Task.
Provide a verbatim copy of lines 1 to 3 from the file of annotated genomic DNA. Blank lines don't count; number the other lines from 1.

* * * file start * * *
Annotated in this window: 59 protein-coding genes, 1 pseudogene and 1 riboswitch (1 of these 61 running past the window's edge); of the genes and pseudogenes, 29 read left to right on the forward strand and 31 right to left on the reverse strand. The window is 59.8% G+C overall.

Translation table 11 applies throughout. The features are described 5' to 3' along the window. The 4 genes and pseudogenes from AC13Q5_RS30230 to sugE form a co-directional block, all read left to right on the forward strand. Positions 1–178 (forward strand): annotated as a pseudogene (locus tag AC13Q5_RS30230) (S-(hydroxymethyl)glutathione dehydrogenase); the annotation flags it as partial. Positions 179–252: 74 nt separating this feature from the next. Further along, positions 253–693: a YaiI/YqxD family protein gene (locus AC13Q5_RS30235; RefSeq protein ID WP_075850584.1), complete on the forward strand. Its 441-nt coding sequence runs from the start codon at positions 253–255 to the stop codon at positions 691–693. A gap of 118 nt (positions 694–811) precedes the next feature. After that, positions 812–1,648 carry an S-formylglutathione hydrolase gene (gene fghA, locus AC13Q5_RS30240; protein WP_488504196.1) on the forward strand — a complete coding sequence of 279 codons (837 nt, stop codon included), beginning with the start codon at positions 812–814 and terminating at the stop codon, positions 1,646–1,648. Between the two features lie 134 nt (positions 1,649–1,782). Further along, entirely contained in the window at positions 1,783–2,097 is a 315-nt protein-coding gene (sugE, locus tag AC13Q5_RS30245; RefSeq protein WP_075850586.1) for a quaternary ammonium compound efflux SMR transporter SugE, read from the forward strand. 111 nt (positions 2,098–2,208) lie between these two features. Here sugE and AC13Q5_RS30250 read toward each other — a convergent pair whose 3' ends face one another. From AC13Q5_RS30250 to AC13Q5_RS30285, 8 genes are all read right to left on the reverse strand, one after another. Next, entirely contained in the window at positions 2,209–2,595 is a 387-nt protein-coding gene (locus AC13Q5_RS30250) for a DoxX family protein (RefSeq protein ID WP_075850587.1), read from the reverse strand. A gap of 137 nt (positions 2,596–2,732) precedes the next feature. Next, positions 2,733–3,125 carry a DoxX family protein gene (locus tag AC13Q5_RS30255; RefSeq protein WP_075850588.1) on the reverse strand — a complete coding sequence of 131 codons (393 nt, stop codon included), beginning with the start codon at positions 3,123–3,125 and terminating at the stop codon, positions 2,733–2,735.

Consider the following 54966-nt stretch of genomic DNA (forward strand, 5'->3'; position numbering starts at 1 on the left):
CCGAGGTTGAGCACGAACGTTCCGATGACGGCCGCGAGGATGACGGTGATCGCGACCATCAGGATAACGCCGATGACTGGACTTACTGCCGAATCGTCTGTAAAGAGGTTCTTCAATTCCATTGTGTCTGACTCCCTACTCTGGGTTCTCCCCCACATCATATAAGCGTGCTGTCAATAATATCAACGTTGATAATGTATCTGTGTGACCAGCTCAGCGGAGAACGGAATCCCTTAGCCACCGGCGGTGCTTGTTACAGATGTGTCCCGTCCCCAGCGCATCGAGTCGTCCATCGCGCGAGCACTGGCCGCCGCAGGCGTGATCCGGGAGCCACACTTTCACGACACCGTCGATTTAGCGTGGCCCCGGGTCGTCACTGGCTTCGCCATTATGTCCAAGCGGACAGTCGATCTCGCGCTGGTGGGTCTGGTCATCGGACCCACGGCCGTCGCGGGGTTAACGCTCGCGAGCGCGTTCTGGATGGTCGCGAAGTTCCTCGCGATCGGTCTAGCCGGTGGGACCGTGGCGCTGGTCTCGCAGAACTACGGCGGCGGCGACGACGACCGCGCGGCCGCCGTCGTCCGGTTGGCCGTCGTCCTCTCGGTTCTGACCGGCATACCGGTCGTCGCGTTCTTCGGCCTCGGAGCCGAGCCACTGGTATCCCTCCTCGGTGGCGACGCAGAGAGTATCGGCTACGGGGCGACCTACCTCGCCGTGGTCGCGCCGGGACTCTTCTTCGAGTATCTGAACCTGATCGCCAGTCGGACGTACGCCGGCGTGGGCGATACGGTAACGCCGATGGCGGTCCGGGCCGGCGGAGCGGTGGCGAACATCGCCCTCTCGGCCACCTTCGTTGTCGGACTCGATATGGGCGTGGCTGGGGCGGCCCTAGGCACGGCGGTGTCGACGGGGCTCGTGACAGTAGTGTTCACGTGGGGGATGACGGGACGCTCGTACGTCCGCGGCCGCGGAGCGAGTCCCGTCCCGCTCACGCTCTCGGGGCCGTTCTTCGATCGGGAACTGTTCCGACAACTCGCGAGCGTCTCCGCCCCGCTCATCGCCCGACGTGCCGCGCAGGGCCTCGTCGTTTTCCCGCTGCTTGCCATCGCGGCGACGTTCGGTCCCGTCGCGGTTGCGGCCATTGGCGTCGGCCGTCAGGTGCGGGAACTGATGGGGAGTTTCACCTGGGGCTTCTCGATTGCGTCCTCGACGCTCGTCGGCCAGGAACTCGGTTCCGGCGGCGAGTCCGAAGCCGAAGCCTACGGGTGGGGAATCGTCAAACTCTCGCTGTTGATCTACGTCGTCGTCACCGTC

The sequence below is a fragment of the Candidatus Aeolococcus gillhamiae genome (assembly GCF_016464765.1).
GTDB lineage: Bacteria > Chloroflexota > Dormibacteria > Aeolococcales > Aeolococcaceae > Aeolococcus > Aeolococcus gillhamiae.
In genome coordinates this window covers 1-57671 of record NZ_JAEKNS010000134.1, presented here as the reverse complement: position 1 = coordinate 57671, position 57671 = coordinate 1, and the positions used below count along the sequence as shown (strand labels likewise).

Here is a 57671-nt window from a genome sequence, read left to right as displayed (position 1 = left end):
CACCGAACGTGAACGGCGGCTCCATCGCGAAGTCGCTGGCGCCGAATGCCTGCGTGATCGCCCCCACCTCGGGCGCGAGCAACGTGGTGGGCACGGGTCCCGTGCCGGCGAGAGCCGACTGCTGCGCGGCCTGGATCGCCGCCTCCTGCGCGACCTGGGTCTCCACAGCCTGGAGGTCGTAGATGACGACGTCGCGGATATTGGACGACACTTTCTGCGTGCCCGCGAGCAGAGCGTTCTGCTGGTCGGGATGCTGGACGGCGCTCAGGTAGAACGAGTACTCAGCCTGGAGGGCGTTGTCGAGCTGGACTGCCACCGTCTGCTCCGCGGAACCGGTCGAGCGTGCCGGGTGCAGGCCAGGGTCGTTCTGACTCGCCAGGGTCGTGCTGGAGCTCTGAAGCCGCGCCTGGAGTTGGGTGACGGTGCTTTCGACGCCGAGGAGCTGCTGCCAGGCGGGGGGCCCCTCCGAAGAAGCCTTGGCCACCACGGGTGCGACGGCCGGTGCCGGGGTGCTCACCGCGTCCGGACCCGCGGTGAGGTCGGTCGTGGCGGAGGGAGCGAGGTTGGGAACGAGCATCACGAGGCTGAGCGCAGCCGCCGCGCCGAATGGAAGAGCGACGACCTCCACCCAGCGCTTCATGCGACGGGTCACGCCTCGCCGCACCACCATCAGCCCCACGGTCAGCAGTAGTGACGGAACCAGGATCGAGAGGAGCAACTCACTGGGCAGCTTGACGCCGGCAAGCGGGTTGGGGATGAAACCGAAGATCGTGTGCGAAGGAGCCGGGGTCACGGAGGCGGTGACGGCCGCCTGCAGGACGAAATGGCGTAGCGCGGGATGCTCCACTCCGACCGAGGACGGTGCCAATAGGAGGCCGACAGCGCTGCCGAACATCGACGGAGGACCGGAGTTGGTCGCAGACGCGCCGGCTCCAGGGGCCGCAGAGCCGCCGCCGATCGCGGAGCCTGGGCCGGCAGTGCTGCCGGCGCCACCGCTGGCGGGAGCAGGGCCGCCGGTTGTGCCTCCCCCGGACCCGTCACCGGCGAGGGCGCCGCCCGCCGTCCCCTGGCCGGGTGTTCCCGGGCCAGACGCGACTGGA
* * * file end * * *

Annotated in this window: 59 protein-coding genes, 1 pseudogene and 1 riboswitch (1 of these 61 running past the window's edge); of the genes and pseudogenes, 29 read left to right on the forward strand and 31 right to left on the reverse strand. The window is 59.8% G+C overall.

Translation table 11 applies throughout. The features are described 5' to 3' along the window. The 4 genes and pseudogenes from AC13Q5_RS30230 to sugE form a co-directional block, all read left to right on the forward strand. Positions 1–178 (forward strand): annotated as a pseudogene (locus tag AC13Q5_RS30230) (S-(hydroxymethyl)glutathione dehydrogenase); the annotation flags it as partial. Positions 179–252: 74 nt separating this feature from the next. Further along, positions 253–693: a YaiI/YqxD family protein gene (locus AC13Q5_RS30235; RefSeq protein ID WP_075850584.1), complete on the forward strand. Its 441-nt coding sequence runs from the start codon at positions 253–255 to the stop codon at positions 691–693. A gap of 118 nt (positions 694–811) precedes the next feature. After that, positions 812–1,648 carry an S-formylglutathione hydrolase gene (gene fghA, locus AC13Q5_RS30240; protein WP_488504196.1) on the forward strand — a complete coding sequence of 279 codons (837 nt, stop codon included), beginning with the start codon at positions 812–814 and terminating at the stop codon, positions 1,646–1,648. Between the two features lie 134 nt (positions 1,649–1,782). Further along, entirely contained in the window at positions 1,783–2,097 is a 315-nt protein-coding gene (sugE, locus tag AC13Q5_RS30245; RefSeq protein WP_075850586.1) for a quaternary ammonium compound efflux SMR transporter SugE, read from the forward strand. 111 nt (positions 2,098–2,208) lie between these two features. Here sugE and AC13Q5_RS30250 read toward each other — a convergent pair whose 3' ends face one another. From AC13Q5_RS30250 to AC13Q5_RS30285, 8 genes are all read right to left on the reverse strand, one after another. Next, entirely contained in the window at positions 2,209–2,595 is a 387-nt protein-coding gene (locus AC13Q5_RS30250) for a DoxX family protein (RefSeq protein ID WP_075850587.1), read from the reverse strand. A gap of 137 nt (positions 2,596–2,732) precedes the next feature. Next, positions 2,733–3,125 carry a DoxX family protein gene (locus tag AC13Q5_RS30255; RefSeq protein WP_075850588.1) on the reverse strand — a complete coding sequence of 131 codons (393 nt, stop codon included), beginning with the start codon at positions 3,123–3,125 and terminating at the stop codon, positions 2,733–2,735.

Consider the following 54966-nt stretch of genomic DNA (forward strand, 5'->3'; position numbering starts at 1 on the left):